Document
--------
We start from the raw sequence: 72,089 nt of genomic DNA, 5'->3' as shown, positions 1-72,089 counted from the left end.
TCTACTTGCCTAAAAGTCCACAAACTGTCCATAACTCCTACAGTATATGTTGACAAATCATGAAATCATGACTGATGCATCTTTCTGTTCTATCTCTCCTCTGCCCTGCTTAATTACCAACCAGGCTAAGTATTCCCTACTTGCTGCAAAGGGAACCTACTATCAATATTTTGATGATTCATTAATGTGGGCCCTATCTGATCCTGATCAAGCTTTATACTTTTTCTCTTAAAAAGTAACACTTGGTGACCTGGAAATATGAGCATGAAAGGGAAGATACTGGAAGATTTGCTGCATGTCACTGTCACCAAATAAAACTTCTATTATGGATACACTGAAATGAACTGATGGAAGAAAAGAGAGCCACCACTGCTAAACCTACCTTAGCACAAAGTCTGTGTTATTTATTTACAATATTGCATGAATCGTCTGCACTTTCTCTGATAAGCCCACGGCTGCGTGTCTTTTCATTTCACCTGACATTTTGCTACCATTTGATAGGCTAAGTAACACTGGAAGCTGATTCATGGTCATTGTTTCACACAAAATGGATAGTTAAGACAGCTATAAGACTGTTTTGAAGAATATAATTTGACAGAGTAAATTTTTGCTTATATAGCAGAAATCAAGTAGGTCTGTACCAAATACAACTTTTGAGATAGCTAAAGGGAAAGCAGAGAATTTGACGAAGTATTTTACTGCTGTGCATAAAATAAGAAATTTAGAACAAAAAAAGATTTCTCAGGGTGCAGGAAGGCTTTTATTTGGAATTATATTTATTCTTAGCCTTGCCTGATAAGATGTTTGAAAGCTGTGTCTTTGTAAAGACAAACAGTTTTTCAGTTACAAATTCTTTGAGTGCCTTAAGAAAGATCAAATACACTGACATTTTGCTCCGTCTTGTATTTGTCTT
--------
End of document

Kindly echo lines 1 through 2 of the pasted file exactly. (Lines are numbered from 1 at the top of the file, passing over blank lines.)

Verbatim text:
We start from the raw sequence: 72,089 nt of genomic DNA, 5'->3' as shown, positions 1-72,089 counted from the left end.
TCTACTTGCCTAAAAGTCCACAAACTGTCCATAACTCCTACAGTATATGTTGACAAATCATGAAATCATGACTGATGCATCTTTCTGTTCTATCTCTCCTCTGCCCTGCTTAATTACCAACCAGGCTAAGTATTCCCTACTTGCTGCAAAGGGAACCTACTATCAATATTTTGATGATTCATTAATGTGGGCCCTATCTGATCCTGATCAAGCTTTATACTTTTTCTCTTAAAAAGTAACACTTGGTGACCTGGAAATATGAGCATGAAAGGGAAGATACTGGAAGATTTGCTGCATGTCACTGTCACCAAATAAAACTTCTATTATGGATACACTGAAATGAACTGATGGAAGAAAAGAGAGCCACCACTGCTAAACCTACCTTAGCACAAAGTCTGTGTTATTTATTTACAATATTGCATGAATCGTCTGCACTTTCTCTGATAAGCCCACGGCTGCGTGTCTTTTCATTTCACCTGACATTTTGCTACCATTTGATAGGCTAAGTAACACTGGAAGCTGATTCATGGTCATTGTTTCACACAAAATGGATAGTTAAGACAGCTATAAGACTGTTTTGAAGAATATAATTTGACAGAGTAAATTTTTGCTTATATAGCAGAAATCAAGTAGGTCTGTACCAAATACAACTTTTGAGATAGCTAAAGGGAAAGCAGAGAATTTGACGAAGTATTTTACTGCTGTGCATAAAATAAGAAATTTAGAACAAAAAAAGATTTCTCAGGGTGCAGGAAGGCTTTTATTTGGAATTATATTTATTCTTAGCCTTGCCTGATAAGATGTTTGAAAGCTGTGTCTTTGTAAAGACAAACAGTTTTTCAGTTACAAATTCTTTGAGTGCCTTAAGAAAGATCAAATACACTGACATTTTGCTCCGTCTTGTATTTGTCTT